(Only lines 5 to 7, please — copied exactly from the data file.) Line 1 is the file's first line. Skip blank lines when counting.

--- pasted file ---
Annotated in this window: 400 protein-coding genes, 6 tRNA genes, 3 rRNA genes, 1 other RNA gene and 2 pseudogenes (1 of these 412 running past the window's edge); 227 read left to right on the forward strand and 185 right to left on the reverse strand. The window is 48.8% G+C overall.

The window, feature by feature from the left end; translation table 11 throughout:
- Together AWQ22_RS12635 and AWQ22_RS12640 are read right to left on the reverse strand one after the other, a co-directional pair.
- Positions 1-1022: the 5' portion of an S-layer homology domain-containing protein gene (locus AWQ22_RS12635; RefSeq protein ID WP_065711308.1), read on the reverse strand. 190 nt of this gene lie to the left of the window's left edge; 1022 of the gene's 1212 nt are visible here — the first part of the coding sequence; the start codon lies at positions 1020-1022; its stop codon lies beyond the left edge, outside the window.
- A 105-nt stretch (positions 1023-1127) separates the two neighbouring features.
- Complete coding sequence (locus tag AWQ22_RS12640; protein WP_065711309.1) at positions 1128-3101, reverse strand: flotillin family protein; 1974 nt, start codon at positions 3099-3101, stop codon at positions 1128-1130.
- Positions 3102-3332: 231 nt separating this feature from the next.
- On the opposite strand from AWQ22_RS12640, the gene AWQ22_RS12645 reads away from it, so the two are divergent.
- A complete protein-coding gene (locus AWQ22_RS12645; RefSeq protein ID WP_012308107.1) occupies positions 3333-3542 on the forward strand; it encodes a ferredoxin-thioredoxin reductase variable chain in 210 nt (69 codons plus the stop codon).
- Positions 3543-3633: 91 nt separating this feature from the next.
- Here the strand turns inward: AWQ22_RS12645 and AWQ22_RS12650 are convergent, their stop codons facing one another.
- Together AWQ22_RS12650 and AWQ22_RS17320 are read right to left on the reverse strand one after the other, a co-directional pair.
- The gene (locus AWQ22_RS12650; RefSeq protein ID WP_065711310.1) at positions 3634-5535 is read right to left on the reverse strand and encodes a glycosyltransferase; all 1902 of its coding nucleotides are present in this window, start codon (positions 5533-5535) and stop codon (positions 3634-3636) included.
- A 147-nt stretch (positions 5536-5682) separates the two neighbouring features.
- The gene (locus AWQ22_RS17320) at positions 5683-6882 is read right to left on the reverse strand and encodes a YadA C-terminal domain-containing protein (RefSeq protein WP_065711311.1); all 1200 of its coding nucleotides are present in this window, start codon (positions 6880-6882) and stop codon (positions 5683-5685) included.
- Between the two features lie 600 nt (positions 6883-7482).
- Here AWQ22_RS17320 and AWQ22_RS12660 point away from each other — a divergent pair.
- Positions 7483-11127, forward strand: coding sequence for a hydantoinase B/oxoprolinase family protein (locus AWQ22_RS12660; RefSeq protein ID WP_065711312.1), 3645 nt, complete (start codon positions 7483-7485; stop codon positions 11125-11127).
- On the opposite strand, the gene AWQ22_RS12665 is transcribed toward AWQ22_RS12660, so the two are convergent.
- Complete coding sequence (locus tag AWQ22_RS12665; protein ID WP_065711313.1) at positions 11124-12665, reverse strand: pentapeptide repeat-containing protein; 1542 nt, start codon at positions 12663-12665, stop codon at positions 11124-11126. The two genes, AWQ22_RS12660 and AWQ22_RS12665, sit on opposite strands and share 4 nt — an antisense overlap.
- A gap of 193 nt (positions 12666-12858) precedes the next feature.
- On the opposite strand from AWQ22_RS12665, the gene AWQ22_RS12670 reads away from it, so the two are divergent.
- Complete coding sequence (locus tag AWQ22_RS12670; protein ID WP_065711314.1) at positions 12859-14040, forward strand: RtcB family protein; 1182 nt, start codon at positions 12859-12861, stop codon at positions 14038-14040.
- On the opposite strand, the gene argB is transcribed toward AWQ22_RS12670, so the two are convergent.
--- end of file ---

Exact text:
- A 105-nt stretch (positions 1023-1127) separates the two neighbouring features.
- Complete coding sequence (locus tag AWQ22_RS12640; protein WP_065711309.1) at positions 1128-3101, reverse strand: flotillin family protein; 1974 nt, start codon at positions 3099-3101, stop codon at positions 1128-1130.
- Positions 3102-3332: 231 nt separating this feature from the next.